Clothing operations linked to controversial Danish group continue to thrive

Organizations linked to Tvind come under scrutiny

Chicago Tribune/May 14, 2011

Some of the most ubiquitous clothing donation boxes in the nation are also the most controversial.

In 2004 the Tribune published an investigation on the hundreds of green donation boxes that had started appearing all over the Chicago area. It found they are connected to a Danish group called Tvind, and financial records showed that Gaia, the main Tvind-related organization in Chicago, was spending a very small percentage of its revenue on environmental projects.

Tvind's leader, Amdi Petersen, had been taken into custody in Los Angeles at the time and was extradited to Denmark to stand trial on embezzlement and tax evasion charges. A judge eventually found Petersen not guilty, but he left the country in 2006 before the government could file an appeal.

Since then, numerous other journalists have published or aired investigations into Tvind-related clothing boxes, which are labeled Gaia, USAgain, Planet Aid, IICD and Humana. British journalist Michael Durham operates a website,, that tracks the organization's many interconnected businesses, properties and charitable operations around the world. And philanthropy watchdogs have given failing ratings to most of Tvind's clothing operations.

Yet those operations have flourished, with thousands of boxes now on American streets.

The American Institute of Philanthropy says it gives an F grade to both Gaia and fellow Tvind-related group Planet Aid (which has boxes in about 80 cities in 20 states mostly outside the Midwest) for lack of transparency, insufficient spending on program services (11 to 44 percent) and too much spending on fundraising ($76 to $85 per $100 raised).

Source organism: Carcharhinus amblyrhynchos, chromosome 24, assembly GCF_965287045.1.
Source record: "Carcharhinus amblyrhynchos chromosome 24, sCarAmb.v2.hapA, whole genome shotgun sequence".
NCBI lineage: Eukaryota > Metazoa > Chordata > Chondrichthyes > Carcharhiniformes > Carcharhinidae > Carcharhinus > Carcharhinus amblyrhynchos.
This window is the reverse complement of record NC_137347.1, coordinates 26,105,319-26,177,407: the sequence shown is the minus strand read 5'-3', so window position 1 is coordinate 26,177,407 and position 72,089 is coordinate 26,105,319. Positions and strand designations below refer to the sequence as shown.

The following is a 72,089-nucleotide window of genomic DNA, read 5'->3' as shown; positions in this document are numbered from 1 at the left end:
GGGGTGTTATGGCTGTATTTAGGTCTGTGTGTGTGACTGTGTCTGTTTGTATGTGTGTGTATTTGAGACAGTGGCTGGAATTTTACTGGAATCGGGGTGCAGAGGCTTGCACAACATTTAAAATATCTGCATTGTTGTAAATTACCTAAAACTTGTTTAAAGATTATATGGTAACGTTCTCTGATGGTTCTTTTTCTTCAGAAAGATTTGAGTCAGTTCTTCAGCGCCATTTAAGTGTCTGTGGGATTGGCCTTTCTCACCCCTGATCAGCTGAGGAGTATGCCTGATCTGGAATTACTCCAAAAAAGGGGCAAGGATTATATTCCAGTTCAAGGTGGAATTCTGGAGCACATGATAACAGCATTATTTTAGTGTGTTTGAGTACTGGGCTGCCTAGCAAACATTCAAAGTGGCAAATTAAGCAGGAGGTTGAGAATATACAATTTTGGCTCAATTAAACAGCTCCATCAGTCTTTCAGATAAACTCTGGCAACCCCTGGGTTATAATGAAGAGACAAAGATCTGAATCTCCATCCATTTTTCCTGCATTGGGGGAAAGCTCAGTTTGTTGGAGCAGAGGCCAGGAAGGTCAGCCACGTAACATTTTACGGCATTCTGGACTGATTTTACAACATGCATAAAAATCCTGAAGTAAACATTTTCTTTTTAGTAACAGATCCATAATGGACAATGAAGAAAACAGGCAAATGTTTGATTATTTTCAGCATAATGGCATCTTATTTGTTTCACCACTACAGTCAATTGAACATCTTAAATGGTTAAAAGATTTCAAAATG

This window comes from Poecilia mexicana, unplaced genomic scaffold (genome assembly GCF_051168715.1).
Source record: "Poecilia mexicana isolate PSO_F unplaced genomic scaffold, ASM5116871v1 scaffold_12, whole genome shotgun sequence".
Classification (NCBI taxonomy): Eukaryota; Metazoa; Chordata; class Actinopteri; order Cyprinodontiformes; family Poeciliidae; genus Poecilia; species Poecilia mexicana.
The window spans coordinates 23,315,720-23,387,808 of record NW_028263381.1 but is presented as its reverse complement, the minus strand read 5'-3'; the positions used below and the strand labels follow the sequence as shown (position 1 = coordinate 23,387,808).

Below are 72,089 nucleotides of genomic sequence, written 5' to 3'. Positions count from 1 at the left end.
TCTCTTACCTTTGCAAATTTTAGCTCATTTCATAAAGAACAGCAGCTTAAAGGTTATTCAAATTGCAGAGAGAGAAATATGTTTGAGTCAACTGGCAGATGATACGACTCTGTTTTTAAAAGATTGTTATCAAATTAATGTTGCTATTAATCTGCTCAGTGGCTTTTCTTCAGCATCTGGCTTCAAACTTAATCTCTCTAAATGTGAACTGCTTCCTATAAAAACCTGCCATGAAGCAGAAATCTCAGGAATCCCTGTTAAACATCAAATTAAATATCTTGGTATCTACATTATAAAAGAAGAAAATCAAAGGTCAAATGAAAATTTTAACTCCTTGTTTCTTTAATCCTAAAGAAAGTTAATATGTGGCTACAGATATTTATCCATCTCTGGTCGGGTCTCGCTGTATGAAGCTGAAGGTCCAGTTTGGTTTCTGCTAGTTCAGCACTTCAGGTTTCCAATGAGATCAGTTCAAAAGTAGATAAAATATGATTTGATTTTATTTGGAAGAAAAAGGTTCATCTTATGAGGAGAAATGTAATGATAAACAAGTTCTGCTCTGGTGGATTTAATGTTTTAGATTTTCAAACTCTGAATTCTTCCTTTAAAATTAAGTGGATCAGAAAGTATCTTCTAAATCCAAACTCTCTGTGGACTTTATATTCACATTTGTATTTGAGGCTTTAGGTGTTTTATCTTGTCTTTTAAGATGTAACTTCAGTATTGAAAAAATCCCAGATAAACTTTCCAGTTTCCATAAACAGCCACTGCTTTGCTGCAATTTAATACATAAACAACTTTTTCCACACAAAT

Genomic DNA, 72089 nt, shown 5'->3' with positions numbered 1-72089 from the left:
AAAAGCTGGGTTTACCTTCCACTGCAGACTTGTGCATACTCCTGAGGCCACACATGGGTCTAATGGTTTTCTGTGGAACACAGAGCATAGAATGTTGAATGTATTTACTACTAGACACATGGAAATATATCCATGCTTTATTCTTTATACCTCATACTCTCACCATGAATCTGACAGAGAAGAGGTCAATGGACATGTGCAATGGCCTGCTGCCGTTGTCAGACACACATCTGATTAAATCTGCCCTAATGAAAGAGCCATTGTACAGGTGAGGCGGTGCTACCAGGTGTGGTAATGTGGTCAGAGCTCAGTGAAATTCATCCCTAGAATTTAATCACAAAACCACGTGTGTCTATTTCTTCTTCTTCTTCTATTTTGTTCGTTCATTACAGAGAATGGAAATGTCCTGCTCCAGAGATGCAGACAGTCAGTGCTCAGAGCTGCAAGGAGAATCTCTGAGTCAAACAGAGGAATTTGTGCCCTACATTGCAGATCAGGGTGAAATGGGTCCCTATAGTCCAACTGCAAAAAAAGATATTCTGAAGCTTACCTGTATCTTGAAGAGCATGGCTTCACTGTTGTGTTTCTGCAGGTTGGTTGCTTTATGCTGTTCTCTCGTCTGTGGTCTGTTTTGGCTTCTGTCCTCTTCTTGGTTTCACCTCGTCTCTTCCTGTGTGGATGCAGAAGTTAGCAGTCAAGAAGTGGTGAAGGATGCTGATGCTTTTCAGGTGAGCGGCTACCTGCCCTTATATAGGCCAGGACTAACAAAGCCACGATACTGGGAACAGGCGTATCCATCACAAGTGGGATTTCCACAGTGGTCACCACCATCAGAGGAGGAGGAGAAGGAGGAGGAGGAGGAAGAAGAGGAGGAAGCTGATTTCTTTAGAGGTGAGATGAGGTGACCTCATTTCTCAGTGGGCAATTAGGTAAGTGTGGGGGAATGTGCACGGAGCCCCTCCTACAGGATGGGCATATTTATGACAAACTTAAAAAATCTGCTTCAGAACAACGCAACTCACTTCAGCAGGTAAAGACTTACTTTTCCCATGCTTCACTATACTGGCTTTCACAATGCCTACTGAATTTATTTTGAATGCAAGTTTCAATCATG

The Better Business Bureau said Gaia failed to meet eight of its 20 charity accountability standards, noting that it classified money it spent on its clothing resale business as a charitable program expense rather than a fundraising expense. It further notes that if Gaia's clothes collection activities are counted as fundraising, only 1 percent of all revenue is spent on "program service activities."

Those assessments were based on 2008 reports, and Gaia said it has recently changed some of its accounting practices so that only parts of its clothes collection operations are called "program services." Director Eva Nielsen adds that Gaia has cleaned up thousands of toys from its bins and donated them to Chicago children, as well as donating many winter coats from the bins to prisoners.

The Better Business Bureau gives an A to the Tvind-related for-profit recycling company USAgain - citing among other factors a lack of complaints filed - but reminds potential donors that USAgain is not a charitable organization as some may believe. Some of its boxes still state its commercial nature in relatively small lettering at the bottom.

Among the Tvind-related organizations in the U.S. are camps where volunteers train for projects in the developing world. Former volunteers have reported they were told to place boxes and sort clothes to help work off their tuition. Others said box placement was a mandatory part of their preparation for going abroad.

Former USAgain Seattle operations manager Lea White told the Herald & Review newspaper in central Illinois earlier this year that she and other employees never explained the for-profit nature of the company to owners of sites where boxes were placed.

"Yes," White told the Herald & Review, "your community is being deceived."

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